Time for a short break before the breakout sessions start. I’m moderating to help with the recordings so anyone who wants to watch them later, can do so. As I’m moving on, I notice a group of the poster presenters milling together congratulating each other and chatting. This happens every year. The students who enter are always so interested in all the projects and are so very supportive of each other despite the fact that it is a contest. It’s lovely to watch.

Track 4 – HPCC Systems Breakout Sessions

As Flavio mentioned earlier in the day, we decided to provide two rotations of talks at the end of the afternoon because of the number of presentation submission we had received from people wanting to speak. Notice how diverse the topics covered are including machine learning, visualising your data, using VS Code, automated test systems and documentation.

The difficult choice of which to attend on the day is mitigated by the fact that they are all recorded. So if you weren’t there on the day, or missed one, here’s your chance to catch up.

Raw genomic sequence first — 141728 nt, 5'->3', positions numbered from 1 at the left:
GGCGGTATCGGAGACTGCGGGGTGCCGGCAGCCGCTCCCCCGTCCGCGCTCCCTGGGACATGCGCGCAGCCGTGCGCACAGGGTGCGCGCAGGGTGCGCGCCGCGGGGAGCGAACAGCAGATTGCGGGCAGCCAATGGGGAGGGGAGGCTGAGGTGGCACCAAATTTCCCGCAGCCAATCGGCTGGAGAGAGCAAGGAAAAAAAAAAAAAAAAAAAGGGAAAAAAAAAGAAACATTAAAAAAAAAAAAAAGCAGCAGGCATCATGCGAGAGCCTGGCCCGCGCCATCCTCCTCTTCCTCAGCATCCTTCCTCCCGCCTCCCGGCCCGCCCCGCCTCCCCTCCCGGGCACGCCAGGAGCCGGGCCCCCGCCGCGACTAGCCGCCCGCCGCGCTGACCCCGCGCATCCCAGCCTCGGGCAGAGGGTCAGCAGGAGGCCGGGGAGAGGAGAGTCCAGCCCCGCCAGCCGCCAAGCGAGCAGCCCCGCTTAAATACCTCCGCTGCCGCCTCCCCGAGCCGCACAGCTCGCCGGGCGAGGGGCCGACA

Watch the presentations in this track:

  • Documentation & Training: Optimizing Set-Similarity Join and Search with Different Prefix Schemes, Fabian Fier, Humboldt University Berlin Watch Recording / View Slides
  • Machine Learning: Using HPCC Systems ML to Map Thousands of Public Records Data Descriptions to Standard Codes, Lili Xu, Clemson University & Gus Reyna, LexisNexis Risk Solutions Watch Recording / View Slides
  • System Tools: Automated Test Systems for QA in your HPCC Systems Environment, Attila Vamos, LexisNexis Risk Solutions Suwanee Watch Recording / View Slides
  • User Interfaces: Visualizing your Data Natively on the HPCC Systems Platform with the “Visualizer Bundle”, Gordon Smith, LexisNexis Risk Solutions Watch Recording / View Slides
  • Documentation & Training: Preparing an Open Source Documentation Repository for Translations, Jim DeFabia, LexisNexis Risk Solutions Watch Recording / View Slides